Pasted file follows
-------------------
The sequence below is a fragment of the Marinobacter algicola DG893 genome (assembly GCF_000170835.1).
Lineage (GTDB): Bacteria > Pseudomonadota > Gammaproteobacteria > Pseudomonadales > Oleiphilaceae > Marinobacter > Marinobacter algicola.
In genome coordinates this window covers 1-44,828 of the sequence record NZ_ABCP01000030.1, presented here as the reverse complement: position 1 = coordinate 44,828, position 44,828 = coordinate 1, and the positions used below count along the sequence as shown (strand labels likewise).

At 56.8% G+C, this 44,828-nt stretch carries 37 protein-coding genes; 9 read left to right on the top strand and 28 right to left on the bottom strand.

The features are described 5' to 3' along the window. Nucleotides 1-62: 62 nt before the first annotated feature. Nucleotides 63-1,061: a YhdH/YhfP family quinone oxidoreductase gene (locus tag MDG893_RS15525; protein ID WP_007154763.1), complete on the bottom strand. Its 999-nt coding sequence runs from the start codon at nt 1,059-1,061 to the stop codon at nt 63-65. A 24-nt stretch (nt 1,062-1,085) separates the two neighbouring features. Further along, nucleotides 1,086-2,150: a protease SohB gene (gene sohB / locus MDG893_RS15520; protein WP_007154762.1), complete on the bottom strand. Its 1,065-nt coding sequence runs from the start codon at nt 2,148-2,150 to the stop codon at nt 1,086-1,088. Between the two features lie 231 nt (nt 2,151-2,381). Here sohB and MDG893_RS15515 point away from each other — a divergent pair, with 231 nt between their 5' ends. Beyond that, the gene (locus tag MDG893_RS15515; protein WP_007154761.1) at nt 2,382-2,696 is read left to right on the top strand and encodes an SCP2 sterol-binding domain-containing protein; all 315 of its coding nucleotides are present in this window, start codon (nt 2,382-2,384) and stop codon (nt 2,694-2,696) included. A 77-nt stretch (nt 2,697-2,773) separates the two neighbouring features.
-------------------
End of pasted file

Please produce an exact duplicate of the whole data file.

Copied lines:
The sequence below is a fragment of the Marinobacter algicola DG893 genome (assembly GCF_000170835.1).
Lineage (GTDB): Bacteria > Pseudomonadota > Gammaproteobacteria > Pseudomonadales > Oleiphilaceae > Marinobacter > Marinobacter algicola.
In genome coordinates this window covers 1-44,828 of the sequence record NZ_ABCP01000030.1, presented here as the reverse complement: position 1 = coordinate 44,828, position 44,828 = coordinate 1, and the positions used below count along the sequence as shown (strand labels likewise).

At 56.8% G+C, this 44,828-nt stretch carries 37 protein-coding genes; 9 read left to right on the top strand and 28 right to left on the bottom strand.

The features are described 5' to 3' along the window. Nucleotides 1-62: 62 nt before the first annotated feature. Nucleotides 63-1,061: a YhdH/YhfP family quinone oxidoreductase gene (locus tag MDG893_RS15525; protein ID WP_007154763.1), complete on the bottom strand. Its 999-nt coding sequence runs from the start codon at nt 1,059-1,061 to the stop codon at nt 63-65. A 24-nt stretch (nt 1,062-1,085) separates the two neighbouring features. Further along, nucleotides 1,086-2,150: a protease SohB gene (gene sohB / locus MDG893_RS15520; protein WP_007154762.1), complete on the bottom strand. Its 1,065-nt coding sequence runs from the start codon at nt 2,148-2,150 to the stop codon at nt 1,086-1,088. Between the two features lie 231 nt (nt 2,151-2,381). Here sohB and MDG893_RS15515 point away from each other — a divergent pair, with 231 nt between their 5' ends. Beyond that, the gene (locus tag MDG893_RS15515; protein WP_007154761.1) at nt 2,382-2,696 is read left to right on the top strand and encodes an SCP2 sterol-binding domain-containing protein; all 315 of its coding nucleotides are present in this window, start codon (nt 2,382-2,384) and stop codon (nt 2,694-2,696) included. A 77-nt stretch (nt 2,697-2,773) separates the two neighbouring features.